Dubai supercar market finds new gear

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Mohamed Redha Abdulla, founder of pre-owned supercar dealership Deals on Wheels, wants to get one thing straight: “The supercar market in Dubai is always booming.”

“It’s the place to be to show off,” he says. For wealthy Emiratis, “having a sports and luxury car is part of their lifestyle. This will never change.”

Petrodollars and the abundant disposable income enjoyed by Dubai’s elites – both local and expat – means a high concentration of luxury vehicles on the city’s streets. People want the newest models – and they want them now.

In 2015, Nasrullah Chaudhry and Faiyaz Chand co-founded the quick-quote auto trader We Cash Any Car to take advantage of this. “We’ve seen that, on average, people hold on to their cars for less than two and a half years, whereas in some more mature European markets it’s almost double that,” says Chaudhry.

The pair describe sellers buying cars they later regretted, as well as vehicles that were received as unwanted gifts or won in lotteries. “We’ve had cars come in with 50 kilometers on the clock,” Chaudhry said.

Dubizzle, an Emirati classifieds website that acquired We Cash Any Car in 2018, told CNN that it listed 1,299 cars valued over one million dirhams ($272,000) last year.

03:01 - Source: CNN
Dubai's thriving secondhand supercar market

Dubai’s buoyant secondhand market is awash with vehicles that are both relatively common and extremely rare. Abdulla says Lamborghinis, Bentleys, McLarens and Porsches are staples in his showroom, but Deals on Wheels also has two Ferrari LaFerrari coupes in its inventory. Only 500 of the vehicles were ever made, explaining why they’re on sale for $2.7 million each. Similarly, the We Cash Any Car duo recently facilitated the sale of a 260-mph Bugatti Chiron – also one of 500 – for approximately $3.84 million.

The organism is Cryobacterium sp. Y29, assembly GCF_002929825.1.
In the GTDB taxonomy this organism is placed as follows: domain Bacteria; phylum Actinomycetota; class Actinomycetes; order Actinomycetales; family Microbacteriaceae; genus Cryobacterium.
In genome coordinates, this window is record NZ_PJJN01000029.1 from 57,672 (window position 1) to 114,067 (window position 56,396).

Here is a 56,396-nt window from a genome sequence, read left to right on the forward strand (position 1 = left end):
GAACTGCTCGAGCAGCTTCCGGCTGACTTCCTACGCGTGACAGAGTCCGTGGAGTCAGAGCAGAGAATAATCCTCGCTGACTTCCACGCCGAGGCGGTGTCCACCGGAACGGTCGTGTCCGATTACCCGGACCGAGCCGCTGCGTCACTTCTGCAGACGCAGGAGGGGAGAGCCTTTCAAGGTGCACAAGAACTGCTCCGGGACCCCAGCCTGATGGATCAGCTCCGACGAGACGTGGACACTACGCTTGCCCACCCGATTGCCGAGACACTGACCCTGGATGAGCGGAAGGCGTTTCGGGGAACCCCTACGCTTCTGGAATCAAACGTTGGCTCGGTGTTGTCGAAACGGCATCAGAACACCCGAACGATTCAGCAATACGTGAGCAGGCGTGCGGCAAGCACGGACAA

Due to their rarity, the Chiron and LaFerrari have increased in value, however that’s not the case for most luxury vehicles. Whirlwind trading has resulted in prices spiraling downwards.

“We’ve seen (vehicle) depreciation a lot higher here versus anywhere in the world,” says Chaudhry. Abdulla is blunter: “People are desperate to sell their cars, so they sell their cars cheaper.”

Oversupply can be a good thing for buyers. When CNN spoke to expat supercar club member Jaylin Jarvi last year, she only had positive things to say: “Cars are 50% the prices of other major cities. Of course I’m going buy a sports car. You’re stupid not to,” said Jarvi, who owns a Ferrari 599.

But what happens when supercar ownership isn’t the exclusive club it is elsewhere? How does one stand out at the traffic lights? Assyl Yacine hopes he has you covered.

Yacine heads up the classic car division of Tomini Classics, a company set up nine years ago on the back of an imported Jaguar E Type and an enthusiastic chairman.

The supercar market in Dubai has been “quite rich ever since the mid-1970s,” Yacine explains. But it’s geared towards new models by European manufacturers. “We appreciate the purity of older cars,” he adds. “What we’re trying to do is open up the culture’s eyes to another species of car: the post-war classics and the collectibles.”

Tomini Classics says it has sold classic cars valued anywhere from $20,000 to over $1 million. What’s more, Yacine says sales have doubled between 2015 and 2018.

“There’s a real love for speed over here,” he adds. “If we were having this conversation a couple of hundred years ago its would’ve been the same thing with purebred horses.”

“People over here do like something that is unique … If you want to stand out from the crowd, getting an old Jaguar E Type or a classic European sports car – there are few better ways to do so.”